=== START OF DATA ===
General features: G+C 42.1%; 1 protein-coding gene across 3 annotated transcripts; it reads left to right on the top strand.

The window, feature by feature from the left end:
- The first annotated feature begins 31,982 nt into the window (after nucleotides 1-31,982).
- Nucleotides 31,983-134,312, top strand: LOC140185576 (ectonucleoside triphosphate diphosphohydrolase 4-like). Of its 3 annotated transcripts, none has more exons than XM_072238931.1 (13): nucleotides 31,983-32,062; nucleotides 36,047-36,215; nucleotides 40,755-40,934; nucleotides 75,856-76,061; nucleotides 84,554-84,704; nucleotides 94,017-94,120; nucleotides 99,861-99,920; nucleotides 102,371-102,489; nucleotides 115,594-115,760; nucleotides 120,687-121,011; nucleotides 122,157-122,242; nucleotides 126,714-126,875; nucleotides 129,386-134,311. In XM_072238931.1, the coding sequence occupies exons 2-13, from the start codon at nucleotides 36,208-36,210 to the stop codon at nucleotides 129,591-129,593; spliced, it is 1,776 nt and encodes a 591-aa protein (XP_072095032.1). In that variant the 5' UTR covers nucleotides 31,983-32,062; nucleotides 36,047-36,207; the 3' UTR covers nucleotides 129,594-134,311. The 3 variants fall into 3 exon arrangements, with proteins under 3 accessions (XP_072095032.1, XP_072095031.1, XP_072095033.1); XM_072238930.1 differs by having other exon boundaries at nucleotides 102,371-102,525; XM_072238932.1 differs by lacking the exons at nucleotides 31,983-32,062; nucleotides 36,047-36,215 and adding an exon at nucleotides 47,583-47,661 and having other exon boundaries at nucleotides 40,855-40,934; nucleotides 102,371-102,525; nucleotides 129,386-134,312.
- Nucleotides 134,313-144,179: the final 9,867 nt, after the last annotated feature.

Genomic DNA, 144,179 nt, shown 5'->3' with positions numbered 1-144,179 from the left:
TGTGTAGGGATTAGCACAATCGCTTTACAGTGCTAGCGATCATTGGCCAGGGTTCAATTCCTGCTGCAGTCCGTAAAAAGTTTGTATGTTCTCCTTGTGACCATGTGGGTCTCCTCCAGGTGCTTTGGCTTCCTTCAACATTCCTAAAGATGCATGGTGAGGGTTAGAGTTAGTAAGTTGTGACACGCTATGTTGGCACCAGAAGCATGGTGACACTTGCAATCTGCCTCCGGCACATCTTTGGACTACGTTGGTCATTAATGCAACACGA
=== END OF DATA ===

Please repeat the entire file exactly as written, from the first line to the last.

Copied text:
General features: G+C 42.1%; 1 protein-coding gene across 3 annotated transcripts; it reads left to right on the top strand.

The window, feature by feature from the left end:
- The first annotated feature begins 31,982 nt into the window (after nucleotides 1-31,982).
- Nucleotides 31,983-134,312, top strand: LOC140185576 (ectonucleoside triphosphate diphosphohydrolase 4-like). Of its 3 annotated transcripts, none has more exons than XM_072238931.1 (13): nucleotides 31,983-32,062; nucleotides 36,047-36,215; nucleotides 40,755-40,934; nucleotides 75,856-76,061; nucleotides 84,554-84,704; nucleotides 94,017-94,120; nucleotides 99,861-99,920; nucleotides 102,371-102,489; nucleotides 115,594-115,760; nucleotides 120,687-121,011; nucleotides 122,157-122,242; nucleotides 126,714-126,875; nucleotides 129,386-134,311. In XM_072238931.1, the coding sequence occupies exons 2-13, from the start codon at nucleotides 36,208-36,210 to the stop codon at nucleotides 129,591-129,593; spliced, it is 1,776 nt and encodes a 591-aa protein (XP_072095032.1). In that variant the 5' UTR covers nucleotides 31,983-32,062; nucleotides 36,047-36,207; the 3' UTR covers nucleotides 129,594-134,311. The 3 variants fall into 3 exon arrangements, with proteins under 3 accessions (XP_072095032.1, XP_072095031.1, XP_072095033.1); XM_072238930.1 differs by having other exon boundaries at nucleotides 102,371-102,525; XM_072238932.1 differs by lacking the exons at nucleotides 31,983-32,062; nucleotides 36,047-36,215 and adding an exon at nucleotides 47,583-47,661 and having other exon boundaries at nucleotides 40,855-40,934; nucleotides 102,371-102,525; nucleotides 129,386-134,312.
- Nucleotides 134,313-144,179: the final 9,867 nt, after the last annotated feature.

Genomic DNA, 144,179 nt, shown 5'->3' with positions numbered 1-144,179 from the left:
TGTGTAGGGATTAGCACAATCGCTTTACAGTGCTAGCGATCATTGGCCAGGGTTCAATTCCTGCTGCAGTCCGTAAAAAGTTTGTATGTTCTCCTTGTGACCATGTGGGTCTCCTCCAGGTGCTTTGGCTTCCTTCAACATTCCTAAAGATGCATGGTGAGGGTTAGAGTTAGTAAGTTGTGACACGCTATGTTGGCACCAGAAGCATGGTGACACTTGCAATCTGCCTCCGGCACATCTTTGGACTACGTTGGTCATTAATGCAACACGA